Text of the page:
The Impact of Pre-Negotiation

ENS has worked with hundreds of skilled negotiators over many years and our experience suggests that over 80% of a negotiation outcome is achieved in the pre-negotiation phase. Well before the parties begin formal negotiating sessions, there are steps you can take to start influencing the other side.  

In this article, we discuss the importance of pre-negotiation phase. Using examples from the UK–EU Brexit negotiations, we illustrate how you can use this critical phase to set up the later stages of the negotiation.   

Influencing before negotiating  

On 23 June 2016, Britain voted to leave the European Union. Just 6 days later, Donald Tusk, the president of the European Council, stated that there would be ‘no negotiations of any kind until the UK formally notifies its intention to withdraw’.  

That seemed clear enough. But just a few seconds later he said, ‘Access to the single market requires acceptance of all 4 freedoms … there will be no single market à la carte’. Immediately after stating there would be no negotiation until the UK had made its formal withdrawal notification, he started establishing his negotiation position. The EU’s pre-negotiation phase had begun. 

With his seemingly contradictory statements, what was Tusk trying to achieve? His aim was to try and influence the UK’s expectations. 

Dropping an anchor  

When we see a used car for sale at ‘$8,000 or nearest offer’, we may think the seller is foolish for revealing from the outset that the price is negotiable. However, they are in fact setting the agenda by establishing an initial negotiation position. By naming a price, they are giving a very clear guide to the price range in which the negotiation will happen. This is a remarkably powerful strategy that sticks in our mind and influences our expectations of what the car is worth.  

This concept is known as ‘anchoring’ and it’s important for all negotiators to be aware of it. Humans have a strong and unconscious tendency to place importance on the first piece of information we hear about a particular issue or situation.  

The information sinks like an ‘anchor’ into the seabed of our minds, and any information that comes later tends to be judged in relation to the original benchmark. The $8,000 car might actually be worth much less, but by anchoring a price in our mind, the seller has increased the likelihood that we will judge its value to be closer to that mark.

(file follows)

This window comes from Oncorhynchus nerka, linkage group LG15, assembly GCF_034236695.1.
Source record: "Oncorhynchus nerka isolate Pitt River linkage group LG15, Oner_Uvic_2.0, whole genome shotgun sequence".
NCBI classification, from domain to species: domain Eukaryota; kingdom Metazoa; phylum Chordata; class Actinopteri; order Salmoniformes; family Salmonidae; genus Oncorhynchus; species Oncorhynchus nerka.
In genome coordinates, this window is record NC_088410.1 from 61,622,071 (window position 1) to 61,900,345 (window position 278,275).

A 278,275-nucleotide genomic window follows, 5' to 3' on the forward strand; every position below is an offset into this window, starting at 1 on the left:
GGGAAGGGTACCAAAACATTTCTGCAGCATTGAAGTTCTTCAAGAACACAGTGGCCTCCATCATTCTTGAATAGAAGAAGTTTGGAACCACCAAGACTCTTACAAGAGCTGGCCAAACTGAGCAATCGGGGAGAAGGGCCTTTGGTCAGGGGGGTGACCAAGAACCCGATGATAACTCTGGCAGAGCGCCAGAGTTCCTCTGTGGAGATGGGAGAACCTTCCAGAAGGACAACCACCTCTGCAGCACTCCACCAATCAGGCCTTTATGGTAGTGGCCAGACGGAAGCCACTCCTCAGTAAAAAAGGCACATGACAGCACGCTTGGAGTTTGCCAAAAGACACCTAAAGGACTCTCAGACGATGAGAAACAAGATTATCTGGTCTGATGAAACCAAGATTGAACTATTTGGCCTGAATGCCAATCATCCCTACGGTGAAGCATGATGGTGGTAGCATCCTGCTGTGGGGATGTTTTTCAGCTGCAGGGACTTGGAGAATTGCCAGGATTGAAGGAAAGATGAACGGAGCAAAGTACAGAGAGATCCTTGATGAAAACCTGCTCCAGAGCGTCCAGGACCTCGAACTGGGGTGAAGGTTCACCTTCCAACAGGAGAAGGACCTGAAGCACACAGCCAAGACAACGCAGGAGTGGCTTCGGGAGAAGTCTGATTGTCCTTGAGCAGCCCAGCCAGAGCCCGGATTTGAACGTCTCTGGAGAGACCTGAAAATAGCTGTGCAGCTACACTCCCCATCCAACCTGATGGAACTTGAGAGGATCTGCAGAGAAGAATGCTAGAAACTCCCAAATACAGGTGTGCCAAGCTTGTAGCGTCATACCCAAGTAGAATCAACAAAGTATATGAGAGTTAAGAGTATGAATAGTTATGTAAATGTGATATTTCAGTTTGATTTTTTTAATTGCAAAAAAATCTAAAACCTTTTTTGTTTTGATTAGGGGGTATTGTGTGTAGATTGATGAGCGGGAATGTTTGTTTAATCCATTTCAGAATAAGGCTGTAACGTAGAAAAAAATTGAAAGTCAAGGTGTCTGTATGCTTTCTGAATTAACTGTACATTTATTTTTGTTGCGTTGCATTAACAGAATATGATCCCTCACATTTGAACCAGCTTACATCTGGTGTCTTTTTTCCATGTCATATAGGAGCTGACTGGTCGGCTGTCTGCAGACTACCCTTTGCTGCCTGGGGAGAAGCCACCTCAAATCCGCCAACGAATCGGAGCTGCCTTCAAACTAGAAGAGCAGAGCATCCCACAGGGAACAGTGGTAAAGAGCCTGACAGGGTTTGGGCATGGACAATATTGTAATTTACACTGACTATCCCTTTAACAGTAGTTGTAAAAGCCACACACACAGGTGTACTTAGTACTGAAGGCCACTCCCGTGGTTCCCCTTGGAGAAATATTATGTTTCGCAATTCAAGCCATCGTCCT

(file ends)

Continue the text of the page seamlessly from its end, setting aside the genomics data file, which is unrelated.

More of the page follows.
Setting a marker 

Here’s another Brexit example. In November 2016, with the expectation of formal negotiations still months away, Michel Barnier, the EU’s chief Brexit negotiator, briefed the Financial Times. He suggested that Britain could be forced to pay up to €60 billion to exit the EU. In December, he again commented that Britain must keep paying ‘tens of billions’ annually into the EU budget until 2020. 

Knowing what you now know about anchoring, what do you think Barnier was trying to achieve? That’s right. He was setting down a marker for the upcoming negotiations about the price of Brexit and seeking to influence Britain’s expectations.  

He may also have been trying to divert attention away from the EU’s key negotiation objectives. If he could give the British negotiators the preconception that the main battle would be about the cost of the separation, this would make it easier for EU to achieve their objectives in other areas. Barnier may also have been trying to intimidate the British negotiators. From the EU point of view, it was crucial to drive a hard bargain with Britain to deter other member states from also leaving.  

In the pre-negotiation phase of a tough negotiation, parties may be feeling antagonistic towards each other. And they may be tempted to try and land some early psychological blows. But sometimes, this can be counterproductive. A more collaborative and communicative approach may yield better results for both parties.  

Key tip for negotiators 

  • The process of each party influencing the other starts early. The further away from formal negotiation the less aware people are that the negotiation process is operating. This makes it easier to influence them so pay particular attention in the pre-negotiation phase to make sure you identify the other party’s tactics or set in train your own. 
  • Use anchoring to set down markers. What you say in the pre-negotiation phase will exert a strong influence on the other party. Use it to shape their expectations about the likely outcome of the negotiation.  
  • Carefully consider whether a cooperative or aggressive approach is the best option in your pre-negotiation phase. 

How ENS can help 

ENS consultants work with clients all over the world to help them learn how to negotiate effectively in high-stakes scenarios. Understanding how to start influencing the other party by setting markers and price anchors in the pre-negotiation phase can help set you up for success.  

Want to know more? 

To discuss this article in more depth and explore how you can develop your negotiation capabilities, contact us on the form below. 

ENS Team
ENS Team

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